Friday, October 17, 2008

Kiyoshi Kurosawa at the New York Film Festival

At the October 9 New York Film Festival screening of Tokyo Sonata, director Kiyoshi Kurosawa appeared briefly before the film began to complement the Ziegfeld: “There’s no way my movie can compete with this palace,” he said through his translator (also the film’s subtitler). He later added, “This [film] reflects the Tokyo I live in. The production crew tried to make the shabby part of town look suitable for film—but they’ll lose out to Ziegfeld.”

After the screening, he participated in a Q&A with the audience. What follows are the minutes of that session, captured as best as I could. Questions and answers may contain spoilers. Direct quotes are noted; the rest is paraphrase. The interview was conducted through the director’s translator, as Kurosawa speaks very little English.


Why does the film end with ‘Clair de Lune’?
(asked by Film Comment editor, and Q&A moderator, Kent Jones)
The director wanted a piece of music commensurate to the age/skill level of the performer, as well as something not too long so the piece could run in its entirety. Most importantly though, he said, was to find a piece complex enough that it would be difficult for a child to interpret—to find something beyond his age level emotionally.

Were you influenced by Death of a Salesman?
Kurosawa chortled. “I know it’s really famous, I think it’s a play but I never read it.” He said he was flattered by the comparison though because the play is so famous, and he promised to read it right away.

What neighborhood did you shoot in? It didn’t look so shabby.
It’s not the most beautiful of cinematic neighborhood in Tokyo, Kurosawa said, but he’s already shot in every other part of the city, so he made a film in the areas he’d said he never would. Tokyo is arranged like a series of rings, with a center and then outskirts. The inner ring, around the center (where the film is set), is not all that aesthetically pleasing, he said, with visible electrical wires and crammed houses. Also: “I had never ever wanted to make a movie in the shopping mall…and I’ll never do it again.”

Does a dissatisfaction with traditional roles exist in modern Japan, as appears in the film?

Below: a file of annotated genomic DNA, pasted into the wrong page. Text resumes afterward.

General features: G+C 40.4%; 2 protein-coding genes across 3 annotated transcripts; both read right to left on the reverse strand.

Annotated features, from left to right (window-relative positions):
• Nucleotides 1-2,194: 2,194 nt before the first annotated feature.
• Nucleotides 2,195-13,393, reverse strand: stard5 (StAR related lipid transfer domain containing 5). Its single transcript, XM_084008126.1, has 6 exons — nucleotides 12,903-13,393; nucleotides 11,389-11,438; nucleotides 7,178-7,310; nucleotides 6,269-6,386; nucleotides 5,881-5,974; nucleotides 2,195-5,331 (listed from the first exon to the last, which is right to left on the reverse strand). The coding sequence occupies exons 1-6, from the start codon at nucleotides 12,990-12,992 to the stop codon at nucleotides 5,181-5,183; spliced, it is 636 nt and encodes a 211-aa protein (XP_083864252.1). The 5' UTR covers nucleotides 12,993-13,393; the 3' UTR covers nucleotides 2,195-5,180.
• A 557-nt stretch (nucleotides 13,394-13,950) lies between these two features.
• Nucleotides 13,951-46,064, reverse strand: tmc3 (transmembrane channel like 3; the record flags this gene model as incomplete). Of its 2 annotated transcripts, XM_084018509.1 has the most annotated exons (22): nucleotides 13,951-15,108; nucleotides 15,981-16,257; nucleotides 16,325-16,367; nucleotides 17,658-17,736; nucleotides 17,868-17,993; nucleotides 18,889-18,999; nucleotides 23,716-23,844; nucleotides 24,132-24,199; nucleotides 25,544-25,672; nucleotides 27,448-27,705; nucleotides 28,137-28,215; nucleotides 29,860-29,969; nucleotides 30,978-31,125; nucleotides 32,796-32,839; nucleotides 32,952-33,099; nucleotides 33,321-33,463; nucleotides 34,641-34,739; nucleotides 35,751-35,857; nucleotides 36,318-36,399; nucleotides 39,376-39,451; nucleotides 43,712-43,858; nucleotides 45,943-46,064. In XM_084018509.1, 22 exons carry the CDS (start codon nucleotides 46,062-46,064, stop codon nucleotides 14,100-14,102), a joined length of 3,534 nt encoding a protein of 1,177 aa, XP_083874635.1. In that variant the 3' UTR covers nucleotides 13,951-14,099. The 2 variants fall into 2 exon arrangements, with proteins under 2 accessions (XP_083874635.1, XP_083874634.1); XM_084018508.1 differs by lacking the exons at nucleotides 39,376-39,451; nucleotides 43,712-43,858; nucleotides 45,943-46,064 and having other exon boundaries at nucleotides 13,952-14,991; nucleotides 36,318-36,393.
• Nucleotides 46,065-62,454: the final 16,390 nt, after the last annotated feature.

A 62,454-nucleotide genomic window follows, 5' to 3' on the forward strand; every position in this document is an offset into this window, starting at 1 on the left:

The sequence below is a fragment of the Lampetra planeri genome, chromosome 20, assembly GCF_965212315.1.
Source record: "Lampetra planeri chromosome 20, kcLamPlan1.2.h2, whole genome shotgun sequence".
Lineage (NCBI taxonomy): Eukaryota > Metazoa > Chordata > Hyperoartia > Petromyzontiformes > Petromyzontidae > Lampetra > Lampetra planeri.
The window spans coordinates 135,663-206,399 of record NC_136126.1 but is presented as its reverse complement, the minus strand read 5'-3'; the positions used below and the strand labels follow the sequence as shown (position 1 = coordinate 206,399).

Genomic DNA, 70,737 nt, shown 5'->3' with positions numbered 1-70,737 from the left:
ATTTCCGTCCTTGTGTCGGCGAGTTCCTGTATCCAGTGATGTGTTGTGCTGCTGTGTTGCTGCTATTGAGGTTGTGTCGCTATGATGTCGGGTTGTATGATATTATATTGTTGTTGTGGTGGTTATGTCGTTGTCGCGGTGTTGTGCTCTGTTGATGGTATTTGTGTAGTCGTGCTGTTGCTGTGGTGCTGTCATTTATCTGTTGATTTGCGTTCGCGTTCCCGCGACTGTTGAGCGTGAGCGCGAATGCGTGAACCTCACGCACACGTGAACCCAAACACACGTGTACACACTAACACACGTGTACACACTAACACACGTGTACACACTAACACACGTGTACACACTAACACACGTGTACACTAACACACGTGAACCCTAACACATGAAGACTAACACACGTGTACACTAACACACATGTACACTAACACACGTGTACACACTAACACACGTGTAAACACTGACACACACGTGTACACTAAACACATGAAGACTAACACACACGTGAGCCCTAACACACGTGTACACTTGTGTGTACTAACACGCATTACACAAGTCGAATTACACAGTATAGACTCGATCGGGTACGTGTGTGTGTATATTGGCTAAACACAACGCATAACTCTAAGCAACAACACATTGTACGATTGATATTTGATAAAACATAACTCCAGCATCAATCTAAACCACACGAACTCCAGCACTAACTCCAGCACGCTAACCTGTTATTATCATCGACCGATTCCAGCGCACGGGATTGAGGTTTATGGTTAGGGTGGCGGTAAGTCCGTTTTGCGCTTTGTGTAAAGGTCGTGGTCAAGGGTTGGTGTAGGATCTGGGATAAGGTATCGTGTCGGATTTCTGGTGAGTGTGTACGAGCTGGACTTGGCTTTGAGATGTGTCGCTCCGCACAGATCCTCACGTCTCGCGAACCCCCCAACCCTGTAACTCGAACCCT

It’s not just the Japanese—many people want to run from defined roles but are terrified of discovering that they don’t know who they are. So people are increasingly adopting simple roles, especially in urban centers. He said he shot the movie in December 2007 and hasn’t shot anything since. “I tell myself to assuage my anxiety that I’m a still a movie director…so I have anxieties, too.”

As the film isn’t a paranormal or ghost story, like Cure or Pulse, does this signal a change in direction?
“I’m sure I will” return to horror films, he said, but he has no real plans yet. He hopes to return to horror films with a fresh perspective. Or to develop Tokyo Sonata’s themes in a new way—not repetitively. Kurosawa also expressed resentment that his movies get lumped together as “horror films”.

The ending is a huge release. Did you do that as a favor to the audience?
“I appreciate your insight,” Kurosawa said. He said each character has a secret that, when shared, transforms into a fight. The end is a chunk of time that allows the characters to focus on one person and absorb the music.

Thursday, October 16, 2008

Doctor Atomic

Date of Performance: 9 October 2008 (Dress Rehearsal)
Official site

One of composer John Adams’ “CNN operas,” Doctor Atomic uses a topic from the relatively recent past — here, weapons of mass destruction — to address the political present. Adams said he believes such cultural relevance will give opera a future; that is, it could reconnect estranged (American) audiences to the medium, lower the enskied art form to the level of the everyday intellectual.

But even if that were true, the thoroughly modern music is bound to re-alienate them. In Doctor Atomic, Los Alamos scientists Oppenheimer, Robert Wilson and Edward “Dr. Strangelove” Teller, along with assorted military brass, struggle to build and test a working A-bomb while weighing the ethical implications of what they’re doing. As with Mozart’s Don Giovanni, Doctor Atomic’s second half is far superior to its first, as it builds to a wrenching climax of boundless destruction in a single flash of light. But both acts suffer from the same problems: the operamakers’ pompous allusions, awkward libretto and abstruse score.

Keep reading at The L Magazine blog.